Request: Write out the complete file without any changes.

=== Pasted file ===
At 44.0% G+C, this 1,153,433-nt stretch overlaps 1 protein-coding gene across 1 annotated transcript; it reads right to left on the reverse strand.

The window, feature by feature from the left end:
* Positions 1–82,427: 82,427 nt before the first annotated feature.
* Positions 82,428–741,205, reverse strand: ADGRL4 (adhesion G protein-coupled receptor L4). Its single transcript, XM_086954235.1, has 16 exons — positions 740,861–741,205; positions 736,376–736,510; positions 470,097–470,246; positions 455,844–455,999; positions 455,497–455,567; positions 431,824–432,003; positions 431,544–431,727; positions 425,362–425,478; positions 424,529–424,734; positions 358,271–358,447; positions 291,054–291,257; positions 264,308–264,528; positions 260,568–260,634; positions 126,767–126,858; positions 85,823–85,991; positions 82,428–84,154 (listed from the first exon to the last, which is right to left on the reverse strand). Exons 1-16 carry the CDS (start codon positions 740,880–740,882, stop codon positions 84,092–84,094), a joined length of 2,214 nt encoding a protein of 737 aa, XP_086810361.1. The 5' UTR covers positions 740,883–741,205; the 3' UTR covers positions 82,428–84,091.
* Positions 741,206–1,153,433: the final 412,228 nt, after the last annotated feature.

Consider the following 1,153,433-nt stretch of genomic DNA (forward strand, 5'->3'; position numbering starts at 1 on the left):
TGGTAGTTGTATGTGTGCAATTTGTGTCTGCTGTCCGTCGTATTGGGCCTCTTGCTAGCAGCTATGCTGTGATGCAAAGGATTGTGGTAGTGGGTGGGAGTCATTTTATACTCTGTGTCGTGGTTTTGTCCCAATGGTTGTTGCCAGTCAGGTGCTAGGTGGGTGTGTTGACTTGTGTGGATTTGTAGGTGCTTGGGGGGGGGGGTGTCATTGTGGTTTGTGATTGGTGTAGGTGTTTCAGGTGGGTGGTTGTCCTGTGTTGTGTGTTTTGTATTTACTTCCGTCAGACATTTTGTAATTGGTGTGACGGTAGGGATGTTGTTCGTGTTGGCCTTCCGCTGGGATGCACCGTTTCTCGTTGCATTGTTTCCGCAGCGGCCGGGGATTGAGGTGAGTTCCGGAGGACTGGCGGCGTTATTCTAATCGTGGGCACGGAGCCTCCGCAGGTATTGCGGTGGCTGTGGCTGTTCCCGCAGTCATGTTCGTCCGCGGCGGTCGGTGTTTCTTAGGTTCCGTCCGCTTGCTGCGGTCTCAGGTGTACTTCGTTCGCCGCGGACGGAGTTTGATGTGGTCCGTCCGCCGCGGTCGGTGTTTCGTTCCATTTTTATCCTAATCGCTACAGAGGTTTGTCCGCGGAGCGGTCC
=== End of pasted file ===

At 44.0% G+C, this 1,153,433-nt stretch overlaps 1 protein-coding gene across 1 annotated transcript; it reads right to left on the reverse strand.

The window, feature by feature from the left end:
* Positions 1–82,427: 82,427 nt before the first annotated feature.
* Positions 82,428–741,205, reverse strand: ADGRL4 (adhesion G protein-coupled receptor L4). Its single transcript, XM_086954235.1, has 16 exons — positions 740,861–741,205; positions 736,376–736,510; positions 470,097–470,246; positions 455,844–455,999; positions 455,497–455,567; positions 431,824–432,003; positions 431,544–431,727; positions 425,362–425,478; positions 424,529–424,734; positions 358,271–358,447; positions 291,054–291,257; positions 264,308–264,528; positions 260,568–260,634; positions 126,767–126,858; positions 85,823–85,991; positions 82,428–84,154 (listed from the first exon to the last, which is right to left on the reverse strand). Exons 1-16 carry the CDS (start codon positions 740,880–740,882, stop codon positions 84,092–84,094), a joined length of 2,214 nt encoding a protein of 737 aa, XP_086810361.1. The 5' UTR covers positions 740,883–741,205; the 3' UTR covers positions 82,428–84,091.
* Positions 741,206–1,153,433: the final 412,228 nt, after the last annotated feature.

Consider the following 1,153,433-nt stretch of genomic DNA (forward strand, 5'->3'; position numbering starts at 1 on the left):
TGGTAGTTGTATGTGTGCAATTTGTGTCTGCTGTCCGTCGTATTGGGCCTCTTGCTAGCAGCTATGCTGTGATGCAAAGGATTGTGGTAGTGGGTGGGAGTCATTTTATACTCTGTGTCGTGGTTTTGTCCCAATGGTTGTTGCCAGTCAGGTGCTAGGTGGGTGTGTTGACTTGTGTGGATTTGTAGGTGCTTGGGGGGGGGGGTGTCATTGTGGTTTGTGATTGGTGTAGGTGTTTCAGGTGGGTGGTTGTCCTGTGTTGTGTGTTTTGTATTTACTTCCGTCAGACATTTTGTAATTGGTGTGACGGTAGGGATGTTGTTCGTGTTGGCCTTCCGCTGGGATGCACCGTTTCTCGTTGCATTGTTTCCGCAGCGGCCGGGGATTGAGGTGAGTTCCGGAGGACTGGCGGCGTTATTCTAATCGTGGGCACGGAGCCTCCGCAGGTATTGCGGTGGCTGTGGCTGTTCCCGCAGTCATGTTCGTCCGCGGCGGTCGGTGTTTCTTAGGTTCCGTCCGCTTGCTGCGGTCTCAGGTGTACTTCGTTCGCCGCGGACGGAGTTTGATGTGGTCCGTCCGCCGCGGTCGGTGTTTCGTTCCATTTTTATCCTAATCGCTACAGAGGTTTGTCCGCGGAGCGGTCC